Masks now required for everyone in indoor settings. Learn more.

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Mask Guidance

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Washington State has mandated face coverings indoors for all individuals effective Aug. 23, 2021.

Mask Requirements

August 18, 2021 –

Governor Inslee Announces State-wide Mask Mandate Effective Aug. 23, 2021

The expansion comes after Washington recently broke the previous record for COVID hospitalizations set in December. Every county in the state currently falls within the Centers for Disease Control and Prevention (CDC) substantial or high transmission, and each of the state’s 35 local health officers recently recommended all individuals wear masks indoors.

There will be limited exceptions when face coverings won’t be required, such as office spaces not easily accessible to the public where individuals are vaccinated, and when working alone indoors or in a vehicle with no public face-to-face interaction. Small, private indoor gatherings where all attendees are vaccinated are also exempt.

While not required, the Department of Health strongly recommends individuals also wear masks in crowded outdoor settings, such as outdoor concerts, fairs and farmers markets.

» Proclamation

 

Washington State Masking Order

Washington State Order of the Secretary of Health 20-03.4 is a mandate (law) and is valid over any other language or documents previously released by the Washington State Department of Health:

» Washington Secretary of Health Masking Order FAQs – DOH

» CDC guidance

» Cloth Face Covering Guidance During COVID-19 – DOH

  • Unvaccinated or partially vaccinated individuals still need to wear masks.
  • Face masks are still required in health care settings like hospitals, long-term care, or doctor’s offices; correctional facilities, homeless shelters, or schools.
  • The federal order requiring masks on public transportation also still applies.
  • Health Officers have the right to set stricter rules and regulations on face coverings to respond to the level of transmission in the community.
  • If you walk into an establishment that requires masks, you will be asked to respect those rules.
    • All local and national businesses have the right to require face coverings regardless of vaccination status. Watch for postings at their entrance or contact the business if you are unclear of their requirements. Your employer will tell you their requirements.

Additional information and commonly asked questions are available at www.coronavirus.wa.gov/masks and www.doh.wa.gov/masks.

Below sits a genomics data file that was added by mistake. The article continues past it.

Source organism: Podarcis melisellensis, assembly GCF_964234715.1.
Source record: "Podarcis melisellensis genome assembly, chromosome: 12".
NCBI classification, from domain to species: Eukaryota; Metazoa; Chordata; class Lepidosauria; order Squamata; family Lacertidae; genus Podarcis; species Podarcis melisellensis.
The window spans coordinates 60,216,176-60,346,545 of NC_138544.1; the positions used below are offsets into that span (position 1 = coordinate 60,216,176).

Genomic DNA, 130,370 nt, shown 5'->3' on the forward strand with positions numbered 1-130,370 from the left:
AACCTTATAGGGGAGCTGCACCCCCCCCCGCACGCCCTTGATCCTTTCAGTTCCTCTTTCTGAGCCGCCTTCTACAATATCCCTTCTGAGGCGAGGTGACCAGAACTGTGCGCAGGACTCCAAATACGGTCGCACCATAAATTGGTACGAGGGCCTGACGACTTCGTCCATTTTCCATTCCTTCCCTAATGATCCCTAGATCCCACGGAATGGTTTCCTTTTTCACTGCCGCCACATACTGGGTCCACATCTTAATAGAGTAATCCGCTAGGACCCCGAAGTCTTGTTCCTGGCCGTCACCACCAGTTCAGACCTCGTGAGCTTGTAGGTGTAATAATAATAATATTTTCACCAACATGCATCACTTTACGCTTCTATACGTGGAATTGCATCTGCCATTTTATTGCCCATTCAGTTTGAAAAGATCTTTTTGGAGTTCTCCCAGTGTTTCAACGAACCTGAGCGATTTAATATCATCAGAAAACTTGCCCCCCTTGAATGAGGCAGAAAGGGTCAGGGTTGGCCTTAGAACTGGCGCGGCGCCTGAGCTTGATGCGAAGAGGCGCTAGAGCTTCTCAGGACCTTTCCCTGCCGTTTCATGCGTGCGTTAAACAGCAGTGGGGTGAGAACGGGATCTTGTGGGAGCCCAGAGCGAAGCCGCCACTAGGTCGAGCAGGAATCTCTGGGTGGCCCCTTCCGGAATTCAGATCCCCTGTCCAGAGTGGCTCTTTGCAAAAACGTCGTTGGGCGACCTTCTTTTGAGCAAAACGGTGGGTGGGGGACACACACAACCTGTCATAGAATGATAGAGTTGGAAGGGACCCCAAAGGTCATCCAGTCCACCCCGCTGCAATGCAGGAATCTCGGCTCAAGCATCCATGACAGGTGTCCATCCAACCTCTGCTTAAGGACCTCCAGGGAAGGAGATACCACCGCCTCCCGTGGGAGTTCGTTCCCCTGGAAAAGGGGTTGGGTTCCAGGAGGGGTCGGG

GRAPHICS AND HELPFUL DOCUMENTS

Learn more about protecting yourself and others

Masking in Schools

All information below is listed in: K-12 School Guidance for 2021-2022 School Year

Appropriate Use of Face Coverings or Masks
Correct use of cloth face coverings or masks helps prevent the spread of COVID-19 and is required when indoors at K-12 facilities for all school personnel, students, and visitors. There are specific exceptions based on age, development, or disability outlined below. See DOH’s Guidance on Cloth Face Coverings and CDC Recommendation Regarding the Use of Cloth Face Coverings for more information. In some circumstances, staff may require a higher level of protection. Refer to L&I’s Coronavirus Facial Covering and Mask Requirements for additional details.

The CDC’s order requiring masks on public transportation, regardless of vaccination status, applies to school buses and transportation. Passengers and drivers are required to wear a mask on school buses.

General Information
A cloth face covering is anything that completely covers the mouth and nose and fits securely on the sides of the face and under the chin. It should be made of two or more layers of tightly woven fabric with ties or straps that go around a person’s head or behind their ears. A face shield with a drape can be used by people with developmental, behavioral, or medical conditions that prevent them from wearing a face covering. A face shield with a drape may also be used by children with similar conditions in childcare, day camp, and K-12 settings.

Face coverings or masks with ear loops are preferred over ones that tie around the neck or behind the head during physical activity to reduce the risk of injury. Schools must provide face coverings or masks, as appropriate, for staff and students who do not have them.

As noted in the Secretary of Health’s Mask Order, face coverings should not be worn by:

  • Those under 2 years of age.
  • People with a medical condition, mental health condition, developmental or cognitive condition, or disability that prevents wearing a face covering. This includes, but is not limited to, people with a medical condition for whom wearing a face covering could obstruct breathing or who are unconscious, incapacitated, or otherwise unable to remove a face covering without assistance.
  • Those who are deaf or hard of hearing, and those who provide their instruction and
    use facial and mouth movements as part of communication.
    • In rare circumstances when a cloth face covering cannot be worn, students and staff
      may use a clear face covering or a face shield with a drape or wrap as an alternative to
      a cloth face covering. If used, face shields should extend below the chin, wrap around
      to the ears, and have no gap at the forehead.
    • Younger students age 2 to 4 years old must be supervised when wearing a face
      covering or face shield. These students may need help with their masks and getting